Jones certainly has little time for anyone wanting to tell him how to run his vineyards properly. He says experiences have proven to him that it's not possible to adopt a 'one size fits all' approach to viticulture in his part of the world. Working organically since the early 1990s - and biodynamically since 2006 - Jones sees significant differences in the various growing habits, fruit composition, and wine quality that evolve across his four sites, despite them all being separated from one another by no more than 20 kilometres.
Some of the differences can be attributed to different soil types. Only some. On several locations, they are deeply ferrous soils, with traces of buckshot very much in evidence. Travel a little further north and you find silty components entering the picture. Travel south and there's mudstone to contend with, which Jones believes produces wines that can be rather abrupt in terms of their finish.
Be that as it may, there is no escaping the high levels of humidity you find persisting around Leongatha during the district's growing and ripening seasons. Jones readily muses that fungal diseases were invented in his part of the world. But when pushed to explain his need to continue to press on there with his endeavours, Jones says that humidity is indeed a double-edged sword that works in favour of thin-skinned Pinot Noir. It enables the variety to retain its delicate, if not decidedly fragile characteristic aromas and flavours. Provide it with warmer and/or drier environments and Pinot Noir loses those extremely volatile elements during the processes of transpiration.
'A lot of the methods that we have developed here over the years are pretty well home-grown,' Jones explains.
'Essentially, they're what we've found happen to work best in the conditions. The extreme vigour you find throughout central and south Gippsland has pushed us in the direction of near to ultra-close plantings, from 8000 or 9000 vines per hectare to 17,000 vines per hectare. In fact, if we could afford to purchase a vine-straddling tractor from Europe, we'd put many of them even closer together.'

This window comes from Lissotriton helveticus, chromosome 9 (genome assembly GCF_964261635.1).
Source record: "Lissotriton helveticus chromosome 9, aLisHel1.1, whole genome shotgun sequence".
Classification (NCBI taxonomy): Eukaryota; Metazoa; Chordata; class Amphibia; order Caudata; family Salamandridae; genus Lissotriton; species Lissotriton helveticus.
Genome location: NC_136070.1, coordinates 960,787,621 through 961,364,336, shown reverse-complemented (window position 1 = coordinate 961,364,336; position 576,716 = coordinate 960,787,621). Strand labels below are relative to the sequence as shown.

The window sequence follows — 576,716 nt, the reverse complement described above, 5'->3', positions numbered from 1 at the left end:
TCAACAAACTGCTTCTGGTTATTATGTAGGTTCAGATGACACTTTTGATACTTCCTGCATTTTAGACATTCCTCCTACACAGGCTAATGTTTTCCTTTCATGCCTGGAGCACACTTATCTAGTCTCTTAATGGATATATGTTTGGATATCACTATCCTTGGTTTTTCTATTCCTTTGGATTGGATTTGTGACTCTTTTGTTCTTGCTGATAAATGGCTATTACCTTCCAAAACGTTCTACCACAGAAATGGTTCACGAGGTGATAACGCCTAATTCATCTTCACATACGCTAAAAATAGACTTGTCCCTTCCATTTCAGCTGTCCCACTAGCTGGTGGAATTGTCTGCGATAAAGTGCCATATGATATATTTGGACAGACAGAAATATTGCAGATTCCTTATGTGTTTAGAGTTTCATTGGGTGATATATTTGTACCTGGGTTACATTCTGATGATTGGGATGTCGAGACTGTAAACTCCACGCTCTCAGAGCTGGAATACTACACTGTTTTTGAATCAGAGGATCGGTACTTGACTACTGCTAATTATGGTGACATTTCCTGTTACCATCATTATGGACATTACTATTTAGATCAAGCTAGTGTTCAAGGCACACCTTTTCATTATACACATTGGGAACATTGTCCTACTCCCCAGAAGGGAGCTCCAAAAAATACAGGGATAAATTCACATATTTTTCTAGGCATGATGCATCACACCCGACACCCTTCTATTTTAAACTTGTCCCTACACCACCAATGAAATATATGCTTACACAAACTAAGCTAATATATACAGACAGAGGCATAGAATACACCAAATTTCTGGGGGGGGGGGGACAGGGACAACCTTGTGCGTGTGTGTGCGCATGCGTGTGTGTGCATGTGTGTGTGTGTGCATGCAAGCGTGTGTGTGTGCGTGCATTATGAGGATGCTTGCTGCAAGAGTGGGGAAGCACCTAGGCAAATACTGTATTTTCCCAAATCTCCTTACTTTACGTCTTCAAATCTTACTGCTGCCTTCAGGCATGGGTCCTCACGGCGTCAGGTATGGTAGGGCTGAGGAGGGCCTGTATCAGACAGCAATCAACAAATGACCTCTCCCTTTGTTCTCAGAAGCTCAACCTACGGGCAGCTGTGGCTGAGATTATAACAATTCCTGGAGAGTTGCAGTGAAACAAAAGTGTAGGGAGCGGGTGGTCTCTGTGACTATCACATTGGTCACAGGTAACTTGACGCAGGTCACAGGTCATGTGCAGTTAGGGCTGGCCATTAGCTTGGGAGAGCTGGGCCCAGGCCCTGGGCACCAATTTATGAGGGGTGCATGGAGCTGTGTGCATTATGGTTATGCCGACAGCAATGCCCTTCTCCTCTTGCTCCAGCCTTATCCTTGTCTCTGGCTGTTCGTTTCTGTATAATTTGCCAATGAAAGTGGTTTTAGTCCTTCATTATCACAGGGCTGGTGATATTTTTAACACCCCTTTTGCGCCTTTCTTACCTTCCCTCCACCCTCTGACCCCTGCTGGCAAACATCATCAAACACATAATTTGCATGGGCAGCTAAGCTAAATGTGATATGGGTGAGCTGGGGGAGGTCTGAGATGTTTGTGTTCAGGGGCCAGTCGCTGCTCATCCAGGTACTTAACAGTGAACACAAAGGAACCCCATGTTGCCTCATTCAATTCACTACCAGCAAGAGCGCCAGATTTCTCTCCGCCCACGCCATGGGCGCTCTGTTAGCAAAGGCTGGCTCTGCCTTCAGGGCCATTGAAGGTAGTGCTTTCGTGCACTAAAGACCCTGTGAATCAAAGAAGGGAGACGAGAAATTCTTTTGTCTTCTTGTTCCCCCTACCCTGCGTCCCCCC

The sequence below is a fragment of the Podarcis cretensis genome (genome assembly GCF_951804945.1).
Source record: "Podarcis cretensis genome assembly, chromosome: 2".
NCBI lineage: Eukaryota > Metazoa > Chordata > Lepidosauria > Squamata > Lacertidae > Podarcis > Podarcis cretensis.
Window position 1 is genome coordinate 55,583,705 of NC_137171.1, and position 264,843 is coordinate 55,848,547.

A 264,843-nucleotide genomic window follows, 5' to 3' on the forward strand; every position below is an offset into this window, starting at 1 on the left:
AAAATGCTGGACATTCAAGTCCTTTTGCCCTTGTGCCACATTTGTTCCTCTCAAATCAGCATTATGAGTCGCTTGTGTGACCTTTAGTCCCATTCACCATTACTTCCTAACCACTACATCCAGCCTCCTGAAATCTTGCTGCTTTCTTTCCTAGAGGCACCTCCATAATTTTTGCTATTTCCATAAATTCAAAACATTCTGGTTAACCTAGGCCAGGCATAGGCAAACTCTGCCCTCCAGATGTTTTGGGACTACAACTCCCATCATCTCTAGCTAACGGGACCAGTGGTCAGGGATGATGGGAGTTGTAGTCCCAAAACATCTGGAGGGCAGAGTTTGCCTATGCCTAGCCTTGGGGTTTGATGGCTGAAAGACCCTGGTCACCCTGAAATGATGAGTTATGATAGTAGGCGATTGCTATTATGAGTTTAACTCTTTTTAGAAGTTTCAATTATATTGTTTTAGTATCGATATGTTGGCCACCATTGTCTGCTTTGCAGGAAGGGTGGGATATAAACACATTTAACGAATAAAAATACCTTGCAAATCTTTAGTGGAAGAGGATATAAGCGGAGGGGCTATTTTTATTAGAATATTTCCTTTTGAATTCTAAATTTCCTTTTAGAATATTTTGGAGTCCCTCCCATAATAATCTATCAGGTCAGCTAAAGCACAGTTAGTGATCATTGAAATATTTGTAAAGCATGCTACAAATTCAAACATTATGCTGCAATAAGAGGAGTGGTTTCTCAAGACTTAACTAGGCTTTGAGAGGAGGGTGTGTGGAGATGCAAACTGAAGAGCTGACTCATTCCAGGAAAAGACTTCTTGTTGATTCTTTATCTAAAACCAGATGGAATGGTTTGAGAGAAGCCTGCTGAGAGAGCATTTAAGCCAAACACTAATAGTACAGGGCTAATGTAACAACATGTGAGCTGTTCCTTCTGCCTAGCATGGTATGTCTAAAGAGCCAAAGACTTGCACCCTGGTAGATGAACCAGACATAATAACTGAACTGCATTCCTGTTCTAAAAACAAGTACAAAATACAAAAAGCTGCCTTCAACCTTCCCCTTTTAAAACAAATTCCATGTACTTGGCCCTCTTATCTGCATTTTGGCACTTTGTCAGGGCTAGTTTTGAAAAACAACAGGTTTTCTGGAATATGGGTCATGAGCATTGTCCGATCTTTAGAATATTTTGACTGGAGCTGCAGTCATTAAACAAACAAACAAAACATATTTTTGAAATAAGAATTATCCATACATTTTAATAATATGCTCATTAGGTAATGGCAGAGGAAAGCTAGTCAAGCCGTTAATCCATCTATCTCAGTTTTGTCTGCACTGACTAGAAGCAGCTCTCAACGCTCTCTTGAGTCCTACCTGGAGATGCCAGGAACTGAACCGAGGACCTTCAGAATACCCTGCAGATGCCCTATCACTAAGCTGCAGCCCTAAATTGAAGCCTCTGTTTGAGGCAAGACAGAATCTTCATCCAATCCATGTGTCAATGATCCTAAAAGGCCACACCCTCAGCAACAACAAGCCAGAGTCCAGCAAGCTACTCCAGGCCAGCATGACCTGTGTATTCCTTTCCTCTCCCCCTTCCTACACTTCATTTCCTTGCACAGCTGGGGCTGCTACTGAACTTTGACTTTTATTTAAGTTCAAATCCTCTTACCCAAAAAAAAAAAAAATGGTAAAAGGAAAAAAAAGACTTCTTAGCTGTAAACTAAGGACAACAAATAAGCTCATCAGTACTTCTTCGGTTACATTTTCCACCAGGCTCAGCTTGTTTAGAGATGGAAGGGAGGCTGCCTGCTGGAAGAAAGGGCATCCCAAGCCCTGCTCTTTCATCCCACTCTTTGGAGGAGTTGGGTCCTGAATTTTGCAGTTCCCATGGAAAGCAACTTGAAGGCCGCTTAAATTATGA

While Jones might be willing to admit there are advantages to be found in working with high humidity, he is no fan of irrigation. You don't find it in Burgundy or Champagne, he contends, because it works to obscure individual vineyard terroir. It is far better to plant on soils that are highly water retentive and manage your viticulture accordingly. If you aspire to produce the best or the ultimate expressions of Pinot Noir, you also keep your vines low to the ground - no more than knee high - because it's down at ground level that you find vineyard humidity at its highest.
Jones's reflections on traditional winegrowing practices in Burgundy have helped him to formulate quite strident views on several other key issues of modern-day viticulture: clonal selections and vineyard yields. So far as Jones is concerned, the two are inextricably linked.
'Clones were originally a great interest of mine, and I started off with 10 different clones as one of my responses to five different soil types,' he recalls. 'I ended up making a close study of their effects and realised that after about 12-15 years, clonal selections don't matter a bean… so long as your cropping levels are below a certain level, and that certain clones are discarded because their behaviour is extreme.
'If you're seeking small-berried but highly fruitful vines for the highest possible quality wine, you could say some clones are more suited than others, but that can vary from site to site. I often have people ring me up and ask what clones they should plant. My advice to them is don't ask me, ask your neighbours.
'I mean, of the 12 clones that we use in our four vineyards, I would probably only replant about half a dozen of them on new sites nearby. Having done that myself a few times, I've also found out that one of our clones - D2V6 - simply refused to grow on a new site I established just 10 kilometres away from its home.
'What matters most is that the best expressions of Pinot Noir can only be achieved at cropping levels less than three-quarters of a kilogram per vine. Translated into typical Australian vine densities, that would mean something less than 0.6 tonnes per acre. Working with Pinot Noir isn't for the faint-hearted if you're serious about what you're doing. I think we've probably achieved our best results at about 300g or less per vine,' Jones said.